IDPH cited and fined Generations at Lincoln nursing home in Lincoln after a resident suffered a torn meniscus when his leg got caught underneath his wheelchair.
The resident had been admitted to the nursing home for rehab after breaking his fibulea in a fall at home. He was wearing a heavy boot to stabilize the fracture and was largely wheelchair bound.
On the day of the injury, he was sitting in his wheelchair when an aide came to take him to get showered. He asked the aide to put on the footrests because the boot was heavy. She explained that she did not have time to put om the footrest and told him to keep his legs raised. She began to push him quickly toward the shower, but he could not keep his legs up the whole way. As he legs touched the ground, his leg rolled under the wheel of the wheelchair.
Following the accident, he was no longer able to bear weight. He was sent for an MRI which confirmed that he had a torn meniscus, or torn cartilage, in his knee. Additional surgery for that may be required.
The nursing home here had a policy here requiring that foot rests be used when staff is transporting a resident in a wheelchair. The purpose of that policy was simple – to prevent these kind of very preventable accidental injuries to residents. The aide violated the policy and the injury that the policy was intended to prevent occurred.
What was interesting about the citation was the reason that the aide gave to the resident is the explanation she gave the resident as to why the footrests could not be used – she was too busy. That is something that is emblematic of a nursing home that is understaffed. When a nursing home is understaffed, simple steps like putting footrests on a wheelchair or using two aides instead of one on a mechanical lift do not get followed and injury to residents is the inevitable result.
It is also important to keep in mind that this was a short-term rehab resident who was not suffering from dementia. That meant that he was able to give a full, accurate accounting of what happened and why. There are many times when the staff takes a shortcut due to understaffing where they get away with it in the sense that nothing bad happens and there are other times where something bad happens and the staff is able to attribute what happened to something else because the resident is unable to speak for themselves.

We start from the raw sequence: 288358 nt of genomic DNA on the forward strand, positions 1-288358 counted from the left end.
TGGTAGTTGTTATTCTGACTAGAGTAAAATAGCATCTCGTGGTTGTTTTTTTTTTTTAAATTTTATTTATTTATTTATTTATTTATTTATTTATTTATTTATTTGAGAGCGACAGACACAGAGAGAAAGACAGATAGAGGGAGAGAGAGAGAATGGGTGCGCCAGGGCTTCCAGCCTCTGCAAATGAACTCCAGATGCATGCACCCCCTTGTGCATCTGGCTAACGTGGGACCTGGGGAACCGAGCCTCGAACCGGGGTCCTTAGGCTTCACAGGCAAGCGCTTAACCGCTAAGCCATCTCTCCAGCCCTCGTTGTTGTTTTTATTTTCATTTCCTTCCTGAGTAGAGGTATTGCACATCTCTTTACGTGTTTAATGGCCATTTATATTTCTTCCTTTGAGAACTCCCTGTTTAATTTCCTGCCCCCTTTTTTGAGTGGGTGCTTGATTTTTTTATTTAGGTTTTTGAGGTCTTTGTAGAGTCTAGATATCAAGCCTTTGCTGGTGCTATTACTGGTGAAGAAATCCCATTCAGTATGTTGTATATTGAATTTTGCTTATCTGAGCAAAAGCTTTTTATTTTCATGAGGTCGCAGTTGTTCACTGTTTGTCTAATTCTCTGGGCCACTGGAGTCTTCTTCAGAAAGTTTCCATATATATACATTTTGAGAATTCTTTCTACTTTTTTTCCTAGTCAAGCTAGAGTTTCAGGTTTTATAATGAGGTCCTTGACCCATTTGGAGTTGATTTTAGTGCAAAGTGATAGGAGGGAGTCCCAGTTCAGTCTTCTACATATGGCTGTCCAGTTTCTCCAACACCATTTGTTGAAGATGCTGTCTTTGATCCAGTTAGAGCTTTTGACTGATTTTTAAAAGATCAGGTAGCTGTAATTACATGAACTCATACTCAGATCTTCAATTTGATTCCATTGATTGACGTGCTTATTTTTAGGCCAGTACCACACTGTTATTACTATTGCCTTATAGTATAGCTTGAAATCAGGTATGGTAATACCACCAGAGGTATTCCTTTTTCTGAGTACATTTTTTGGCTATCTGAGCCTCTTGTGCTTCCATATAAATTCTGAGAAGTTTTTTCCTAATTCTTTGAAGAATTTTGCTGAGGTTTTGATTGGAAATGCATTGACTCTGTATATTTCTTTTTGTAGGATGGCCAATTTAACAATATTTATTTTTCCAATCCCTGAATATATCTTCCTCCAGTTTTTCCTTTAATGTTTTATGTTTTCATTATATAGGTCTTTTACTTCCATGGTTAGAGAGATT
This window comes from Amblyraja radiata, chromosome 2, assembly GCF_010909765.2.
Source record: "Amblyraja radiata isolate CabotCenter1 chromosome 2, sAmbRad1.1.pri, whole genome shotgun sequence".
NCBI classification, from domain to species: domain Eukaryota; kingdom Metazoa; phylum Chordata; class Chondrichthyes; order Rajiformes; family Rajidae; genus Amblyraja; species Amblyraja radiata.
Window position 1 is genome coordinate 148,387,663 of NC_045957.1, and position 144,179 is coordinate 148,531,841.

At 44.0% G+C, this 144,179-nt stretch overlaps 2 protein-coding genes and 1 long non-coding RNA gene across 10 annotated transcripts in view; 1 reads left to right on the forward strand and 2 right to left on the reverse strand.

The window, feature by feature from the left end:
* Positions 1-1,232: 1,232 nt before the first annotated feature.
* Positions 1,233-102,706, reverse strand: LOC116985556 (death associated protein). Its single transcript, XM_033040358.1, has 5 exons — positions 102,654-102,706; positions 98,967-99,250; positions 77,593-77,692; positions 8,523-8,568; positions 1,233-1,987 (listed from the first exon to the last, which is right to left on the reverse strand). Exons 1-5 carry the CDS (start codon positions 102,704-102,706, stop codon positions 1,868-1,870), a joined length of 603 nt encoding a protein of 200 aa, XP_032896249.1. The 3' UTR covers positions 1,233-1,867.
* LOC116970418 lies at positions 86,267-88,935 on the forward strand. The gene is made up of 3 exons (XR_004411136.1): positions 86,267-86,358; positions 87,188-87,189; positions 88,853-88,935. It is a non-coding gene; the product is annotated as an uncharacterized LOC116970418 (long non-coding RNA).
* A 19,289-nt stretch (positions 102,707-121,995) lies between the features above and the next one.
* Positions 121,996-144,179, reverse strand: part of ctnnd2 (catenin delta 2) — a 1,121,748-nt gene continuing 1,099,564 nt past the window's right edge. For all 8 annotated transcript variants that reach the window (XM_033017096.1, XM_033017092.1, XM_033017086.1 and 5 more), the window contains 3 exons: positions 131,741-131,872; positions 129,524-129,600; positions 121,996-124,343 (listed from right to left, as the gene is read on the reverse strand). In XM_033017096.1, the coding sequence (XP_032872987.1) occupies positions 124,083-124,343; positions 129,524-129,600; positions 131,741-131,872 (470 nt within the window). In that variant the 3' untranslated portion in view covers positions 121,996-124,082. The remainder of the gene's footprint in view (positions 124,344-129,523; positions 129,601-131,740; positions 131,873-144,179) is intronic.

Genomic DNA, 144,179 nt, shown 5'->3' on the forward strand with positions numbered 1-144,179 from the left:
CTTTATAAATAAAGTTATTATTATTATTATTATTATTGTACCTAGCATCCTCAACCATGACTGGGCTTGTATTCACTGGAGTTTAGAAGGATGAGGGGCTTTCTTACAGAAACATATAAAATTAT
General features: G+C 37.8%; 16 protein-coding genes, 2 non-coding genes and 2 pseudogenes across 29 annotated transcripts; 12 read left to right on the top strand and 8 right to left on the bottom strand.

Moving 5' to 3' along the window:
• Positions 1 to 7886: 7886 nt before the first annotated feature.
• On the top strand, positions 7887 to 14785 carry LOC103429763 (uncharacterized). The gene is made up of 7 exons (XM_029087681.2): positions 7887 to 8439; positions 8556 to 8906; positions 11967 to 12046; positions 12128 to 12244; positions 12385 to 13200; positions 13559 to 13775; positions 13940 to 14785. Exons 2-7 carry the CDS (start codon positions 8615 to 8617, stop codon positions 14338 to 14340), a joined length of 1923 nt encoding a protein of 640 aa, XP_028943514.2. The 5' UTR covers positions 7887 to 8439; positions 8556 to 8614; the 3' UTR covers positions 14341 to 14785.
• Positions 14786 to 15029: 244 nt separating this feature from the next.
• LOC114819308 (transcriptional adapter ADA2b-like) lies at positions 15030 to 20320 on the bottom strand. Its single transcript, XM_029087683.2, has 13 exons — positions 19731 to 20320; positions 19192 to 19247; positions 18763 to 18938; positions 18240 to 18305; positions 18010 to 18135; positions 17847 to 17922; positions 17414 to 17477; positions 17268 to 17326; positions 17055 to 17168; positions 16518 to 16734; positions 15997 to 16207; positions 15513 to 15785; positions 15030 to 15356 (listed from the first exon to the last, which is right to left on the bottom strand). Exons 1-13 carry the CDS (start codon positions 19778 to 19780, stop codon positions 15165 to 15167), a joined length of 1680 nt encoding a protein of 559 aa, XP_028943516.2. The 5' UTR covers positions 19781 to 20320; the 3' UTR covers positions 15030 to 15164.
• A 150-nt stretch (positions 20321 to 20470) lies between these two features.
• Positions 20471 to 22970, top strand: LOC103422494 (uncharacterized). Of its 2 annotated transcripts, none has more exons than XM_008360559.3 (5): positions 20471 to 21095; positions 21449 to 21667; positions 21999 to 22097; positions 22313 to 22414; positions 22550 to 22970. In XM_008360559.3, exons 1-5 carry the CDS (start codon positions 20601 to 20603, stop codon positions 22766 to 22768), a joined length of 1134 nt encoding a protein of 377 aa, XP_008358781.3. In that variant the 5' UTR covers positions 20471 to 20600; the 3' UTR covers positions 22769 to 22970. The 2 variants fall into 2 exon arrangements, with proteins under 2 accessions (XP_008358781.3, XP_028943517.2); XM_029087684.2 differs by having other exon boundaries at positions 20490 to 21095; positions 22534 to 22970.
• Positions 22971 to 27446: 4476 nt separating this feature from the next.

One of our core beliefs is that nursing homes are built to fail due to the business model they follow and that unnecessary injuries and illnesses and wrongful deaths of residents are the inevitable result. Order our FREE report, Built to Fail, to learn more about why. Our experienced Chicago nursing home lawyers are ready to help you understand what happened, why, and what your rights are. Contact us to get the help you need.
Other blog posts of interest:
Failure to use footrests on wheelchair leads to broken leg at Lexington of Orland Park
Fall from wheelchair at Hillcrest Retirement Village
Wheelchair accident at Avanti Wellness
Wheelchair accident at LaSalle County Nursing Home
Resident falls from lift at Oregon Living & Rehab
Mechanical lift accident at Mennonite Meadows in Chenoa
Resident breaks leg in wheelchair accident at Heritage Health in Dwight
Good Samaritan of Pontiac resident suffers fractured knee and leg in wheelchair accident
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